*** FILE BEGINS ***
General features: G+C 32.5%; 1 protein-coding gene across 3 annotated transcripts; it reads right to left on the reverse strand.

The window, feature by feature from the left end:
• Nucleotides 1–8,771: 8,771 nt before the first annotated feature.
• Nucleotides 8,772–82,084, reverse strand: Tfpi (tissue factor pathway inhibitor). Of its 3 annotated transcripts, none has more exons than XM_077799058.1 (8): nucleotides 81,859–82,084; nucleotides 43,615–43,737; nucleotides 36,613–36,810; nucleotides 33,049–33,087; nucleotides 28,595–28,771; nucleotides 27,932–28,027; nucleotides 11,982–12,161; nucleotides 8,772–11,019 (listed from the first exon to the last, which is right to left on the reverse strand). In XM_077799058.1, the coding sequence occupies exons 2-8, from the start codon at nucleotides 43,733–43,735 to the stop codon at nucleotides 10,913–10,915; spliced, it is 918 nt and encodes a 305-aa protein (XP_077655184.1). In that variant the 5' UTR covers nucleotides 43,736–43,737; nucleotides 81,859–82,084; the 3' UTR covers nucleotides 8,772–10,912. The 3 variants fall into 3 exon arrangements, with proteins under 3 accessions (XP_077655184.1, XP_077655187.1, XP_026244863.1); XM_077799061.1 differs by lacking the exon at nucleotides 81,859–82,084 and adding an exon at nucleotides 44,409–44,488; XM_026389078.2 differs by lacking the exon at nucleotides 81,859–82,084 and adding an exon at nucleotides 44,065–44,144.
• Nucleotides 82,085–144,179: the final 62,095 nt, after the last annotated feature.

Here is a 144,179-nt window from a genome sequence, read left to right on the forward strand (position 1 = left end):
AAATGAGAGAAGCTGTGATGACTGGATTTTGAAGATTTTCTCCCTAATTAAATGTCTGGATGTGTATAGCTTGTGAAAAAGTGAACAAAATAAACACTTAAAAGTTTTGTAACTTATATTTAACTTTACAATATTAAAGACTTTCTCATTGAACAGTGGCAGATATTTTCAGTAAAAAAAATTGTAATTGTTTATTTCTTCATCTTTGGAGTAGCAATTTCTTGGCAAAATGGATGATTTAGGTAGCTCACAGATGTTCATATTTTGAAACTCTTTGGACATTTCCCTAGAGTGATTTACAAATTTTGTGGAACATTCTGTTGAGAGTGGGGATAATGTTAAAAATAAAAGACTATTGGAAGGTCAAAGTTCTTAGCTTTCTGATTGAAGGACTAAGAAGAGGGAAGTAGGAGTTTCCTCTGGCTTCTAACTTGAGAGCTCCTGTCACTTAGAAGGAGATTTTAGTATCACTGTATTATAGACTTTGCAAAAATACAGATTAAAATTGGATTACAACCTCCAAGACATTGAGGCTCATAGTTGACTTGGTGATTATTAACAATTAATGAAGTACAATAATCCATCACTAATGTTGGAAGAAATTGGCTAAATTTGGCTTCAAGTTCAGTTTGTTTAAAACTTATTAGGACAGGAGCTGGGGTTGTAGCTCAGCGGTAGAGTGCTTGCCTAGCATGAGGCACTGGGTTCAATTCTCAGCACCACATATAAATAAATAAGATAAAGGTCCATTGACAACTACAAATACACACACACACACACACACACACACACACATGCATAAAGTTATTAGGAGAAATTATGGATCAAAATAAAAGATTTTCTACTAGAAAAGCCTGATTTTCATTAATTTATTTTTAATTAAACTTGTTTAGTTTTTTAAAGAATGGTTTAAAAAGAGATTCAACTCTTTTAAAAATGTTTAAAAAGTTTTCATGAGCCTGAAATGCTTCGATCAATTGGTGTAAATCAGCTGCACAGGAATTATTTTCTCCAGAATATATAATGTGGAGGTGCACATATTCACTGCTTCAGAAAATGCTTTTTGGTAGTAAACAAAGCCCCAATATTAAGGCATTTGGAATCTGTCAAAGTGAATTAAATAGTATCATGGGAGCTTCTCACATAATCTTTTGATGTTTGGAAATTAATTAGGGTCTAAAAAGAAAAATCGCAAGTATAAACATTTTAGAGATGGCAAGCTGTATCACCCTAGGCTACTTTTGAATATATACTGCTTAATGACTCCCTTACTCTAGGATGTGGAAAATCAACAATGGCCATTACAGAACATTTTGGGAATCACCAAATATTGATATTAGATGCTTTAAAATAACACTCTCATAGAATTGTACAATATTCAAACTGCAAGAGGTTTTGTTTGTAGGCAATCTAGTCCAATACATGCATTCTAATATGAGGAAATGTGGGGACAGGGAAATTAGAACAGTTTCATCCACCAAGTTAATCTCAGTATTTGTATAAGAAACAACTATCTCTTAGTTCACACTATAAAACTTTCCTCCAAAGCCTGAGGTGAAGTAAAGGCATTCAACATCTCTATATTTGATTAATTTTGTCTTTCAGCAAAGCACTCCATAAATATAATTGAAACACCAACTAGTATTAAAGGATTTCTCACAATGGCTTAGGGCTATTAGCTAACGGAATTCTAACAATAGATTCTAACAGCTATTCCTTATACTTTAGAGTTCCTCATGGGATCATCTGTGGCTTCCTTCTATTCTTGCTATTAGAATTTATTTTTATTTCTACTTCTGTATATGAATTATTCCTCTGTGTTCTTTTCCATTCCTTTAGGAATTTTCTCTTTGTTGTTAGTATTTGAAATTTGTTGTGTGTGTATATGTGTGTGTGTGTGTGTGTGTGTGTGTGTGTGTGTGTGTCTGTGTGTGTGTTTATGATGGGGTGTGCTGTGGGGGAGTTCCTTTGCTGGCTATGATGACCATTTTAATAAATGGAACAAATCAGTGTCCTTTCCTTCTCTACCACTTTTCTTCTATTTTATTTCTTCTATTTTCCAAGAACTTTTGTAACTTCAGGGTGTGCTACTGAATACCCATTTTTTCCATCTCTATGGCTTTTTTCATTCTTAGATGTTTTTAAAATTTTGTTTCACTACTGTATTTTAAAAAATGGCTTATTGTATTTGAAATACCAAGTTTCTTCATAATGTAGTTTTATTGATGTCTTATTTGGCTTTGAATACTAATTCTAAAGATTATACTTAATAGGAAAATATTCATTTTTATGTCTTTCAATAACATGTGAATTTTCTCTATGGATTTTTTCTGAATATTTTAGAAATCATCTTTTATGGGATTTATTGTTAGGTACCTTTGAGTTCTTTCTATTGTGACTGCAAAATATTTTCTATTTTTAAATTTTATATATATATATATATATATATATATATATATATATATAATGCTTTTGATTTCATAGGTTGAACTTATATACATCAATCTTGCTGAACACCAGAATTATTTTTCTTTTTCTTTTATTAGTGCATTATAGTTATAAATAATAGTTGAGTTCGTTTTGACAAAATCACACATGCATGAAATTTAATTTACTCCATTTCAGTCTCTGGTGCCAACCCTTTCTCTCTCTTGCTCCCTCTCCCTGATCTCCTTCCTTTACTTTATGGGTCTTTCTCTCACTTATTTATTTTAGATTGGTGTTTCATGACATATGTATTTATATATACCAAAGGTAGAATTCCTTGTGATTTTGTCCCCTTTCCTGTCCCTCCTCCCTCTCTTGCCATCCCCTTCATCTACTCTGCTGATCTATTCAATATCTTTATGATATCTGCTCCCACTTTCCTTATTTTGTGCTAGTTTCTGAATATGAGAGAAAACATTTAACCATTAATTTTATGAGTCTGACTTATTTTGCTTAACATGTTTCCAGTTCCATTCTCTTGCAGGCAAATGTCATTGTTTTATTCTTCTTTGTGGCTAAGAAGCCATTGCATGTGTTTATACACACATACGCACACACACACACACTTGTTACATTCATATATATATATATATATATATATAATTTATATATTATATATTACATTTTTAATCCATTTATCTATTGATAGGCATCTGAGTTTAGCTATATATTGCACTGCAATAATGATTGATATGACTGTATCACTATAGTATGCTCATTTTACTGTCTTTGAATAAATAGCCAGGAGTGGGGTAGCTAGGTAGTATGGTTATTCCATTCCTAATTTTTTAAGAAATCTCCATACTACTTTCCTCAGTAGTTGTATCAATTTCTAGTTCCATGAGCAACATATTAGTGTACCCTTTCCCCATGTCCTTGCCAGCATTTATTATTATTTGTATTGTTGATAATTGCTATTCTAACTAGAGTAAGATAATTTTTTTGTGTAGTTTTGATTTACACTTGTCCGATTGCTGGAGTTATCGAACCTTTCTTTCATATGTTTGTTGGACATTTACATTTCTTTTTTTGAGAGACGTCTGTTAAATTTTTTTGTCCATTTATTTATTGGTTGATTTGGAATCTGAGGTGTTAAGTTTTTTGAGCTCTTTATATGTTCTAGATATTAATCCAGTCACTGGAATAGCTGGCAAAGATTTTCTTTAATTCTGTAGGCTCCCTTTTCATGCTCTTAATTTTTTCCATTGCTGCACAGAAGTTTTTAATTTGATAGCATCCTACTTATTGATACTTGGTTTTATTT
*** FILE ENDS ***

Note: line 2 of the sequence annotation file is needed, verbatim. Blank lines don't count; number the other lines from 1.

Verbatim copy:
The window, feature by feature from the left end: